What is the length of a mortgage

Mortgages explained: initial term vs full-length contract

Mortgage lengths are one of the key questions that centre around the mortgage application process. The average length of a mortgage loan is between 25 and 30 years. The longer the loan length, the cheaper the monthly payments.

Simple enough, right?

However, the initial stages of a mortgage often include interest rates that are set between one and ten years. This in itself can be confusing, especially if you’re new to the world of mortgages. If you find yourself asking about the differences between initial rates and the full length of a mortgage, rest assured you’re not alone.

In this article, we’ll answer the primary questions around the difference between those initial rates and the full term of a mortgage, as well as the impact they have on each other.

What is the length of a mortgage

When you apply for a mortgage you decide on how long is needed to pay it off. Longer mortgages have cheaper monthly repayments but cost more over the long term, as there is usually more interest attached to the loan.

If you took a mortgage in 2019 with a 25-year repayment plan, the entirety of the mortgage would be paid by 2044. Terms shorter than 20 years are considered short term and those longer than 30 years are referred to as long term.

Bonus information

It’s also important to remember the role of an interest-only mortgage. Often associated with buy-to-let, an interest-only mortgage sees you paying off nothing but interest. The length is usually the same, but at the end of the term, you will owe the full amount of your initial borrowings.

Get more information on interest-only mortgages

What are initial interest rates?

Understanding the length of mortgage terms is reasonably straightforward, but things can get a little confusing when factoring the initial rates. When you borrow money the lender will set the interest rates (per the Bank of England base rate) either through a fixed rate, tracker or variable mortgage.

What are initial interest rates?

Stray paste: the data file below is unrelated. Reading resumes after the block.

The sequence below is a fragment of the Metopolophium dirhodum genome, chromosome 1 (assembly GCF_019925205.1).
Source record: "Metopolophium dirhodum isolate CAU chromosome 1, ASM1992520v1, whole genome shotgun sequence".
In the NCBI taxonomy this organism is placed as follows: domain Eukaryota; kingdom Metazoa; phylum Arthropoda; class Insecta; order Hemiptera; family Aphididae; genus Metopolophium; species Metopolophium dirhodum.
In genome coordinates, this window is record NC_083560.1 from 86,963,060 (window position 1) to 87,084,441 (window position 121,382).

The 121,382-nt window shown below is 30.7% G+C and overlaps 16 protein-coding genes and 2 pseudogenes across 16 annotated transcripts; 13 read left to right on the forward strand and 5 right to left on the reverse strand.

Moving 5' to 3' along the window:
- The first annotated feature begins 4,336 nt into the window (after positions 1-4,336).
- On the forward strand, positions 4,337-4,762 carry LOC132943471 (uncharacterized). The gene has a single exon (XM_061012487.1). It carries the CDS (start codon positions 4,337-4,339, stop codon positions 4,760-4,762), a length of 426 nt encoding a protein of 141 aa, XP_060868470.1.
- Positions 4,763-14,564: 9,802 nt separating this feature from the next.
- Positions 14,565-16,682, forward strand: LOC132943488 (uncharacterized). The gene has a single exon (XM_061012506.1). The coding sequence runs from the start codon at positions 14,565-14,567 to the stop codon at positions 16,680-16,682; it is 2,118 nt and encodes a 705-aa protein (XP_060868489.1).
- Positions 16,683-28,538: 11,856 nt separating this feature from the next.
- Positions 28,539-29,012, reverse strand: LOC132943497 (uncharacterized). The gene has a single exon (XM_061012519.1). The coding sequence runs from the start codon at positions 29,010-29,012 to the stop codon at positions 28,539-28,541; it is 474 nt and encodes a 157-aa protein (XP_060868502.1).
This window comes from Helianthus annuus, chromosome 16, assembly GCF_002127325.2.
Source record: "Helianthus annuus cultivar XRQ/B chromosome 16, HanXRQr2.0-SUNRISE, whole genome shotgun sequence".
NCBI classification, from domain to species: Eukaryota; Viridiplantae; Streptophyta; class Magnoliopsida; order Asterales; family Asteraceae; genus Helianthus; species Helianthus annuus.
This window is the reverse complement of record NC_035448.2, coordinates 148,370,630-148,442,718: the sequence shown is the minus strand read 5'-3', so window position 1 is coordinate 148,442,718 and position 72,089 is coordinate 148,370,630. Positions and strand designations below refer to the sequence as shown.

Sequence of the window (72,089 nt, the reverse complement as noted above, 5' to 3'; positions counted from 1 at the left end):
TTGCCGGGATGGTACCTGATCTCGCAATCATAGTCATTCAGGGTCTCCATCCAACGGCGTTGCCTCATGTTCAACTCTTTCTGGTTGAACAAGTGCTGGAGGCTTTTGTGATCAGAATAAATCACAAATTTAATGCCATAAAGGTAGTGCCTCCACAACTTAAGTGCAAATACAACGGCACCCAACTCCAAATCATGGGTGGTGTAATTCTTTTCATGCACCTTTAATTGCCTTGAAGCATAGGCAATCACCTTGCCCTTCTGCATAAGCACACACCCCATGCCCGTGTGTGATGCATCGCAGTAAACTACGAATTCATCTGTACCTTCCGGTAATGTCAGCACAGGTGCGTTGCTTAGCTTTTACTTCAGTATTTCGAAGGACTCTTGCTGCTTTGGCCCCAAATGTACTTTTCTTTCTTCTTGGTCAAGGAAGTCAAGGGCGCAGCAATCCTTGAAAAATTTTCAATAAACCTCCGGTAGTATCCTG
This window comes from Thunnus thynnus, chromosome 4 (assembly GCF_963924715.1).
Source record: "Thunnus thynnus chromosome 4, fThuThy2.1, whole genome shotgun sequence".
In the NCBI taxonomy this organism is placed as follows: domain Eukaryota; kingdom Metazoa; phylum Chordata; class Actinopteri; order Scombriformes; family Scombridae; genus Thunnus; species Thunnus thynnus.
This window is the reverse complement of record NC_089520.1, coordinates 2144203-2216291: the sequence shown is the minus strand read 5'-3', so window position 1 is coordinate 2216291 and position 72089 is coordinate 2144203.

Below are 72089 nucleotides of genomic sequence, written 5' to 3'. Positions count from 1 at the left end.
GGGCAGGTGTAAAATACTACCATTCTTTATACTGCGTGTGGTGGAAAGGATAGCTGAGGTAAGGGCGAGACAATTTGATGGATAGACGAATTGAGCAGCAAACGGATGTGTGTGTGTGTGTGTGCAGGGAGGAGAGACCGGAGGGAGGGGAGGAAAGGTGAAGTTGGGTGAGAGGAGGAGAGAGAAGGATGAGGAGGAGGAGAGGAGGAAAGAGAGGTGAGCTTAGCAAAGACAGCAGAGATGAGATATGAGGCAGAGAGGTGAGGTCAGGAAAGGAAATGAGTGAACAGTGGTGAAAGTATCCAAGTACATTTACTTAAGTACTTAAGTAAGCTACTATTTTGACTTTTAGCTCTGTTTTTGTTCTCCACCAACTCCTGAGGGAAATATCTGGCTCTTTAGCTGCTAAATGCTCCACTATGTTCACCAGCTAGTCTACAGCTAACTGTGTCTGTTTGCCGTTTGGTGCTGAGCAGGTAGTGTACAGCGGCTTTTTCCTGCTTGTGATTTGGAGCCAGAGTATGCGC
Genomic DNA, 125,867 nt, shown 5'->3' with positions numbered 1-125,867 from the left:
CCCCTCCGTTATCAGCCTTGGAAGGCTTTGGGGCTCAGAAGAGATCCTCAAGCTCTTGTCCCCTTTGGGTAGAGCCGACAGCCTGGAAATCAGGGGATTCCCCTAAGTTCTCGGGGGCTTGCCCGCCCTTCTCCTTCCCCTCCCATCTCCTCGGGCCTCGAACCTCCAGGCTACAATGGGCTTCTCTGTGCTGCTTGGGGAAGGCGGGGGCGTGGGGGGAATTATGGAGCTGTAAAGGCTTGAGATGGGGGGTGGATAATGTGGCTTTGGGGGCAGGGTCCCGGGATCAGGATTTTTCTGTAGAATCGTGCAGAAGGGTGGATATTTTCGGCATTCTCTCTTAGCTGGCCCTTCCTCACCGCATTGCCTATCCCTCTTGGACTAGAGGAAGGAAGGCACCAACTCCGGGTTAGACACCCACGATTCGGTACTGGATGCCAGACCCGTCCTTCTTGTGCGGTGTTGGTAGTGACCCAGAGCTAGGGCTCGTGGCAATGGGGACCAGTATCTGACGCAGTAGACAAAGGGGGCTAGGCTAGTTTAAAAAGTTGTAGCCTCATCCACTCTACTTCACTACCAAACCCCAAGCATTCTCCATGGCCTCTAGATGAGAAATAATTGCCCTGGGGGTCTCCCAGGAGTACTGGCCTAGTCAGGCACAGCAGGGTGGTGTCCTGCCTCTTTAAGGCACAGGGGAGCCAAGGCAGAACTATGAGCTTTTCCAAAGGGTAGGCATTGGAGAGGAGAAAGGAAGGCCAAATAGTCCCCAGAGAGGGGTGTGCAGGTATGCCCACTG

See the differences between fixed rate and tracker mortgages

Whether you take a fixed, tracker or variable, you will pay a monthly amount based on the initial interest rate. This initial amount is set anywhere between one to ten years, with two, three and five years the most common.

Initial rates tie you into the mortgage lender, and you often incur a charge if you switch mortgages before the agreed period is over: eg, if you have a two-year fixed-rate mortgage you will need to pay a percentage of the overall mortgage as an exit fee. However, if you change mortgages once the initial period is over, there is unlikely to be an exit fee – though you should always check the terms and conditions of your mortgage.

Why would I change mortgages?

There are many reasons why people might decide to change mortgages once the initial period is over, including looking for a better deal. The mortgage market is competitive, and lenders are always offering fresh products to attain new customers.

What seemed like an appealing rate when you first signed up for a mortgage might not be as attractive five years down the line. Not all initial deals have repayments penalties either, so you might want to keep an eye on new products.

When changing mortgages, it’s always good to look at the entirety of any new deal. Some deals might have lower monthly repayments but come straddled with expensive product fees that increase the upfront costs.

Getting the most out of your mortgage

Whether you choose to stay with your lender after the initial rate is up or remortgage with someone else, having an understanding between initial rates and full-length terms will help you make better decisions with more transparency. And that transparency is one of the most vital factors for anyone borrowing a mortgage.

At Molo, we make mortgages easy and break down the complicated jargon often associated with the world of lending.

For more articles on understanding mortgages, check out the following:

Jargon busters: mortgage terms explained

A history lesson on mortgages

What is initial rate 

How long does interest rate stay the same 


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